2. Keep a set of durable plates and silverware for block party use. One person can store it or households can take turns storing them.
  3. Buy a set of dishware and silverware from Goodwill—it’s cheap!
  4. Keep those plastic beer festival cups. Our Richmond neighborhood now has 50 plus cups from years of attending summer and winter beer festivals.
  5. Apply for a Recycling Small Grant to buy a set of durable dishes and silverware through the Bureau of Planning and Sustainability if your event is large enough.
  6. Contact Portland’s Event Recycling Program (503.725.5147) for free event recycling assistance and collections material from the City of Portland Bureau of Planning and Sustainability. They will help you set up recycling stations for a wide variety of materials.
  7. Set up your own home-made recycling stations along the street, like we do at the Grant Street Fayre. Depending on the size of you block party, one may be enough, or you may need multiple stations for larger parties. We use three for our party with over 300 guests.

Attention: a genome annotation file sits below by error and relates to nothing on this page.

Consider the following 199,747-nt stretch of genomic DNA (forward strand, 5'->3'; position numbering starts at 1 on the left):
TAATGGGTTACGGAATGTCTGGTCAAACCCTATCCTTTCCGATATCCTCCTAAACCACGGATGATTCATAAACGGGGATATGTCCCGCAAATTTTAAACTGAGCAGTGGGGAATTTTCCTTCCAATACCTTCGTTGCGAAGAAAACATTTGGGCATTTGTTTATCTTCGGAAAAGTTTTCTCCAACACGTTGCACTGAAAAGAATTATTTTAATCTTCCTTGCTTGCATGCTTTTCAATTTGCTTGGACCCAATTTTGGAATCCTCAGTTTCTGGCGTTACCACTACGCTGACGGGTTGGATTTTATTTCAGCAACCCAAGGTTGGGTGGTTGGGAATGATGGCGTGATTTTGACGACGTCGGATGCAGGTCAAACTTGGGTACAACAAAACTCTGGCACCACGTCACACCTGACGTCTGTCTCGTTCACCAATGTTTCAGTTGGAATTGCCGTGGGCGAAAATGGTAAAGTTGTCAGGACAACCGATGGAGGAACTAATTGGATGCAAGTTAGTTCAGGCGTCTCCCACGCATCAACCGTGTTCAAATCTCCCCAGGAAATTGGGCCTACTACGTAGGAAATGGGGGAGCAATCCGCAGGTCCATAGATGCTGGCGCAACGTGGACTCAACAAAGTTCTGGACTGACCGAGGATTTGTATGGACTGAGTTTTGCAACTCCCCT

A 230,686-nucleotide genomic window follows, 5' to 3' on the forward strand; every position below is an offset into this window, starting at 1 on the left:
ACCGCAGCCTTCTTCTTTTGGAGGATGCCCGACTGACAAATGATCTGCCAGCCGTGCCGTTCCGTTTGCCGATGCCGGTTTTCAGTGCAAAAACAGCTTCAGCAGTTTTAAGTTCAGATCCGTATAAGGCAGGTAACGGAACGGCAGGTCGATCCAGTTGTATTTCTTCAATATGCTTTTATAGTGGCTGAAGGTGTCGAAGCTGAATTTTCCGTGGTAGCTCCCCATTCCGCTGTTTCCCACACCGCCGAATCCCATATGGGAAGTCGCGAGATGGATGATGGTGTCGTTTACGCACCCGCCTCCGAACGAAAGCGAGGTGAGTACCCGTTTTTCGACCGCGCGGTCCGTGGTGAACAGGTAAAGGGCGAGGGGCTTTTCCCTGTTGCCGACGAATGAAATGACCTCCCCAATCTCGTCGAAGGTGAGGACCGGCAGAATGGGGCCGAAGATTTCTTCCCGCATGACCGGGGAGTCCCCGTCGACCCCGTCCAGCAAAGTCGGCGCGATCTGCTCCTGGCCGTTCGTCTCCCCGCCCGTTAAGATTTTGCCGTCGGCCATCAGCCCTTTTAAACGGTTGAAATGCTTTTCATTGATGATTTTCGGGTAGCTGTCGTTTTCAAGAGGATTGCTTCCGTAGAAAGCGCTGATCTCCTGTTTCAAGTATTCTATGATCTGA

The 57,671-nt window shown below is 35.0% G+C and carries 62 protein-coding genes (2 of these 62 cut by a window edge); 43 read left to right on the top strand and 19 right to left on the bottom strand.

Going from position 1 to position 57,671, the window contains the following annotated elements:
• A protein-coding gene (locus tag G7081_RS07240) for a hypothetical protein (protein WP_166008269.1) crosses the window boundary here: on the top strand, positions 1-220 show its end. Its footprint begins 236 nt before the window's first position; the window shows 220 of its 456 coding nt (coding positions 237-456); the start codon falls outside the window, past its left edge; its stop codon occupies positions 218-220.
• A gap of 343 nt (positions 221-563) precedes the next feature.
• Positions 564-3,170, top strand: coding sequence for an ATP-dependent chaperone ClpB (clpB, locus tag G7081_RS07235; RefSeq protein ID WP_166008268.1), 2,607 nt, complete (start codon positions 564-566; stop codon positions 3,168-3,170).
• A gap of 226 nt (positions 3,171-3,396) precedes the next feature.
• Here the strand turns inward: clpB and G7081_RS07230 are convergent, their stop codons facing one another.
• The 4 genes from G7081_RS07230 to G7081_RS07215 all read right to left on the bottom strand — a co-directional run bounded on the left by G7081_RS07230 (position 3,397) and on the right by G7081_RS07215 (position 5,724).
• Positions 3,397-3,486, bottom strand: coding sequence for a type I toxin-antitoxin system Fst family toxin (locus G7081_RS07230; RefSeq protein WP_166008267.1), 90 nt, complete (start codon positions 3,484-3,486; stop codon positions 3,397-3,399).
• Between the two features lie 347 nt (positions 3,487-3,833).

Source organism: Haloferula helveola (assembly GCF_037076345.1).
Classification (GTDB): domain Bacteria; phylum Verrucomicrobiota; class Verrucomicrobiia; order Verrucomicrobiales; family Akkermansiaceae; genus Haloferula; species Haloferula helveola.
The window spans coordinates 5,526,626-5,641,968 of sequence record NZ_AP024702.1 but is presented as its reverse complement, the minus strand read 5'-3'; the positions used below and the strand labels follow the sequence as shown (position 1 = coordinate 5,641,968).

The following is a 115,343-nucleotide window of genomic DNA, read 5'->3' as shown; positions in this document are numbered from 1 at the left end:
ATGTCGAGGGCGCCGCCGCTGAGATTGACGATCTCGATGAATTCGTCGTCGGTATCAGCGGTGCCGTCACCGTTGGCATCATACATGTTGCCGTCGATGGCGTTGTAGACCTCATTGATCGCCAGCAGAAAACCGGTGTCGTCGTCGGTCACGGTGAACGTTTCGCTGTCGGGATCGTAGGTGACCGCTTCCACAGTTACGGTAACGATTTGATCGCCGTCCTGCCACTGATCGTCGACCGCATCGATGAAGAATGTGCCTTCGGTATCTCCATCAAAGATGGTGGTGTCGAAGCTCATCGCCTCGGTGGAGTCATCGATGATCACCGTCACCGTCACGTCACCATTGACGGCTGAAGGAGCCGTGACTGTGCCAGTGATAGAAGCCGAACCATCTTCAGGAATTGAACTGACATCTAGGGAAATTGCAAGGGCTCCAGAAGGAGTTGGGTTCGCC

8. Organize your recycling stations. At the recycling stations, if you set up your own, have:
    • Blue curbside roll-cart for curbside recyclable material
    • A bin for curbside glass bottles (deposit bottles can be separated out for store returns or donating)
    • A bin for Far West Fibers material: plastic clamshell trays, plastic bags, plastic utensils, food take-away boxes (all food must be rinsed off or collected in a blue roll-cart to sort out later).
    • Cans (or green curbside roll-carts) for food scraps (no meat) and paper plates (no plastic coating) and napkins, BUT only if someone can toss this in their backyard compost pile, like I do, and, DO NOT put food scraps out for curbside yard debris collection
    • Tubs with soapy water for dirty dishes and silverware
  9. Clearly label the various bins and attach samples to show what should go in to the bins (e.g., attach paper plate and napkin to compost bin).
  10. Get one to three people to agree to be in charge of the various tasks listed above.

How’s your neighborhood block party striving to go green?